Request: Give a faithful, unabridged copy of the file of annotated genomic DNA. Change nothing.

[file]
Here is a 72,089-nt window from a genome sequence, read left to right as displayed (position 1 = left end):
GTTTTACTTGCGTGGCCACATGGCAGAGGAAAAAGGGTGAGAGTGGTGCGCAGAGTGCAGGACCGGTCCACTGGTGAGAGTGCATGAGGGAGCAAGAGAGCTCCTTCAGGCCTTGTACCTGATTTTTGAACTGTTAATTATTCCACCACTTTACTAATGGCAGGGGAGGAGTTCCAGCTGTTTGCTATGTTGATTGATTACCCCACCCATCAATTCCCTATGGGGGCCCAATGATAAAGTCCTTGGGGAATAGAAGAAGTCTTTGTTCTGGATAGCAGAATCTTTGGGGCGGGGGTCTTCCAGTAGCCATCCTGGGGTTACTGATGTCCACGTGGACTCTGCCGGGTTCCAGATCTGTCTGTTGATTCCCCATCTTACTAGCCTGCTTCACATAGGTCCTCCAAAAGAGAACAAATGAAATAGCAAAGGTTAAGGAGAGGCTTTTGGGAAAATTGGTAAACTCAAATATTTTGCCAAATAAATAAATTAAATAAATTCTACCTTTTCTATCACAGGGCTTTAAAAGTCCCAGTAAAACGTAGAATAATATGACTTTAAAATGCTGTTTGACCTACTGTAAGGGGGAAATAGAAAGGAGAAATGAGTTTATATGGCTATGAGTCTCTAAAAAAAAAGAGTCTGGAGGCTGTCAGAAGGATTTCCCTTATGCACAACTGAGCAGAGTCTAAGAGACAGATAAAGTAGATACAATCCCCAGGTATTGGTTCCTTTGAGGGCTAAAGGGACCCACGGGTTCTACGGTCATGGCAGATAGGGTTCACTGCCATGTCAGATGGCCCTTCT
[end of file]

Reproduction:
Here is a 72,089-nt window from a genome sequence, read left to right as displayed (position 1 = left end):
GTTTTACTTGCGTGGCCACATGGCAGAGGAAAAAGGGTGAGAGTGGTGCGCAGAGTGCAGGACCGGTCCACTGGTGAGAGTGCATGAGGGAGCAAGAGAGCTCCTTCAGGCCTTGTACCTGATTTTTGAACTGTTAATTATTCCACCACTTTACTAATGGCAGGGGAGGAGTTCCAGCTGTTTGCTATGTTGATTGATTACCCCACCCATCAATTCCCTATGGGGGCCCAATGATAAAGTCCTTGGGGAATAGAAGAAGTCTTTGTTCTGGATAGCAGAATCTTTGGGGCGGGGGTCTTCCAGTAGCCATCCTGGGGTTACTGATGTCCACGTGGACTCTGCCGGGTTCCAGATCTGTCTGTTGATTCCCCATCTTACTAGCCTGCTTCACATAGGTCCTCCAAAAGAGAACAAATGAAATAGCAAAGGTTAAGGAGAGGCTTTTGGGAAAATTGGTAAACTCAAATATTTTGCCAAATAAATAAATTAAATAAATTCTACCTTTTCTATCACAGGGCTTTAAAAGTCCCAGTAAAACGTAGAATAATATGACTTTAAAATGCTGTTTGACCTACTGTAAGGGGGAAATAGAAAGGAGAAATGAGTTTATATGGCTATGAGTCTCTAAAAAAAAAGAGTCTGGAGGCTGTCAGAAGGATTTCCCTTATGCACAACTGAGCAGAGTCTAAGAGACAGATAAAGTAGATACAATCCCCAGGTATTGGTTCCTTTGAGGGCTAAAGGGACCCACGGGTTCTACGGTCATGGCAGATAGGGTTCACTGCCATGTCAGATGGCCCTTCT